Applied Exosome Research

Suddenly, these small vesicles, once considered a form of waste disposal, are now recognized as a form of stealth extracellular communication. From their plasmalemma-derived lipid bilayer to their curated cargoes, exosomes are piquing interest as disease biomarkers and targeted nanoparticle delivery systems. 

Most, if not all, cells release exosomes, and the cargoes contained within those exosomes can indicate cell health. Examining exosomal cargoes can reveal a glimpse of the cells’ motives: Are they sending ‘all clear’ or SOS distress signals? Exosomes may be isolated from fluid samples known as liquid biopsies and analyzed to identify biomarkers of disease. Since liquid biopsies are less invasive than other biopsy methods, they can be retrieved more frequently and with less disruption to patients’ lives, enabling a level of disease monitoring not previously possible. Exosomes can also be used to evaluate therapeutic response and disease relapse before other methods.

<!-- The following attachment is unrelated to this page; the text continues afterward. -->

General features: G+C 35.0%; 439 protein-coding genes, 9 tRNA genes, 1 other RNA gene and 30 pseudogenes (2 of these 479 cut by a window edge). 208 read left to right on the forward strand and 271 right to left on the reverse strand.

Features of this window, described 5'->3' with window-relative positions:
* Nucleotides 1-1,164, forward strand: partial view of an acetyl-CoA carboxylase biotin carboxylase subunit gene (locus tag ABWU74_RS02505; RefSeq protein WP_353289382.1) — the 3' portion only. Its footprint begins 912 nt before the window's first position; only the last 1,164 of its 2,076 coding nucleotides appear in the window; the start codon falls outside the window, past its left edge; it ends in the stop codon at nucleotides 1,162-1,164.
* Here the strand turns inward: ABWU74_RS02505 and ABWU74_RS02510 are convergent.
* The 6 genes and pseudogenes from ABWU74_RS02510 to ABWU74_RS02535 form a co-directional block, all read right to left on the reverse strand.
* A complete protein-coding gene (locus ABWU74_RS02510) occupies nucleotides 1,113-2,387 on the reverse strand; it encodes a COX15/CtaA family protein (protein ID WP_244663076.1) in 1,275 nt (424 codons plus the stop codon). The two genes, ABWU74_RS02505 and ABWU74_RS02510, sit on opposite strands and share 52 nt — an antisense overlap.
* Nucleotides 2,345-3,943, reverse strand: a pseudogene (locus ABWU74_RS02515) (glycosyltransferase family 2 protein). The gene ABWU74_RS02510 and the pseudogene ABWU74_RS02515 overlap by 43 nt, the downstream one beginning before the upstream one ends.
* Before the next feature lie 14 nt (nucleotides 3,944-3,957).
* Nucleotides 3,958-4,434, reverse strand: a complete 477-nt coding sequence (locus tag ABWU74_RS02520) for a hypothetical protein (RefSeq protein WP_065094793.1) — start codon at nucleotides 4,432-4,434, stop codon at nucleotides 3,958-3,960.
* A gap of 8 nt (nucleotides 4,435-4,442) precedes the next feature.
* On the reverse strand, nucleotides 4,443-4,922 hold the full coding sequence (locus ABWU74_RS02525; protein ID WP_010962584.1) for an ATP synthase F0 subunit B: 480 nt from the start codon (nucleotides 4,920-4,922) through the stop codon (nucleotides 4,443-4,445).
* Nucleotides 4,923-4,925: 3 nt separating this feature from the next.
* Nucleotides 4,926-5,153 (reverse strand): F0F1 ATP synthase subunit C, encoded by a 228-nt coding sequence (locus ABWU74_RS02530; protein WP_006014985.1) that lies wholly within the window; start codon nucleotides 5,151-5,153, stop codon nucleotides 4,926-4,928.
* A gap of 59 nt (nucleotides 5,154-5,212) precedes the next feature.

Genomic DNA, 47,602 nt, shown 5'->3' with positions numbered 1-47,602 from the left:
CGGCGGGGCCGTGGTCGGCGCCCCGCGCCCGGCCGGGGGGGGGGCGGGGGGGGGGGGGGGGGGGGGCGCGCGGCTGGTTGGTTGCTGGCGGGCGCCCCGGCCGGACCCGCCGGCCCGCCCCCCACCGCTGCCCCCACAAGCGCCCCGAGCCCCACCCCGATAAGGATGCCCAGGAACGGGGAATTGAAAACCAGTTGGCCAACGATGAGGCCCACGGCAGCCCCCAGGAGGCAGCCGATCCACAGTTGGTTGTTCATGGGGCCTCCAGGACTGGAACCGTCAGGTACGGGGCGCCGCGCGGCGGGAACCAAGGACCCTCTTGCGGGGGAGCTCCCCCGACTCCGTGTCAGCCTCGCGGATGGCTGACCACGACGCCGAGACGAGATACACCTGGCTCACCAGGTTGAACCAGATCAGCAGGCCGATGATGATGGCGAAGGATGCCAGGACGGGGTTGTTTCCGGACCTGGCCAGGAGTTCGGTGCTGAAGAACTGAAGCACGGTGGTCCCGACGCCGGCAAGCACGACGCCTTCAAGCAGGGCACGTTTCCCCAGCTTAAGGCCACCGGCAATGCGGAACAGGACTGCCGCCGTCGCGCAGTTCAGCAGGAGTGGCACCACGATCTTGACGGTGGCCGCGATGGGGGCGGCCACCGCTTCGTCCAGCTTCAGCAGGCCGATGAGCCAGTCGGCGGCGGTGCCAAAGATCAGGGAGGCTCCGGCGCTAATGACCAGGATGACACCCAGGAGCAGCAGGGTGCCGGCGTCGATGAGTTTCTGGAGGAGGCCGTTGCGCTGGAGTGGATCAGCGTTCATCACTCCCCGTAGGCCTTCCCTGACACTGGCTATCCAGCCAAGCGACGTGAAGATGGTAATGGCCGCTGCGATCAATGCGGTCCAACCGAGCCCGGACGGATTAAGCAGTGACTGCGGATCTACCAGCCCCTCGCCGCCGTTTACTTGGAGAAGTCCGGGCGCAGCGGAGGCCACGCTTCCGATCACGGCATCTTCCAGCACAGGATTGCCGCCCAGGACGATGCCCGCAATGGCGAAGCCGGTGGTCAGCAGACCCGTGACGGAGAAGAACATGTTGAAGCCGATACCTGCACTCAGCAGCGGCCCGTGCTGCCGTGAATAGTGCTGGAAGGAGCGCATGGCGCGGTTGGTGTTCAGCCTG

Others are harnessing exosomes’ bio-familiar lipid bilayer as a shell for other, more difficult-to-introduce compounds. Research into using exosomes as nanoparticle delivery systems is rapidly growing, along with the boundaries of what can permeate cell membranes. Exosome nanoparticles enable the therapeutic use of larger, non-polar or hydrophobic molecules, as well as molecules that may cause systemic toxicity. As exosomal cargoes, cells will more readily take them up, allowing exosomes to exert their effects in a highly targeted manner.

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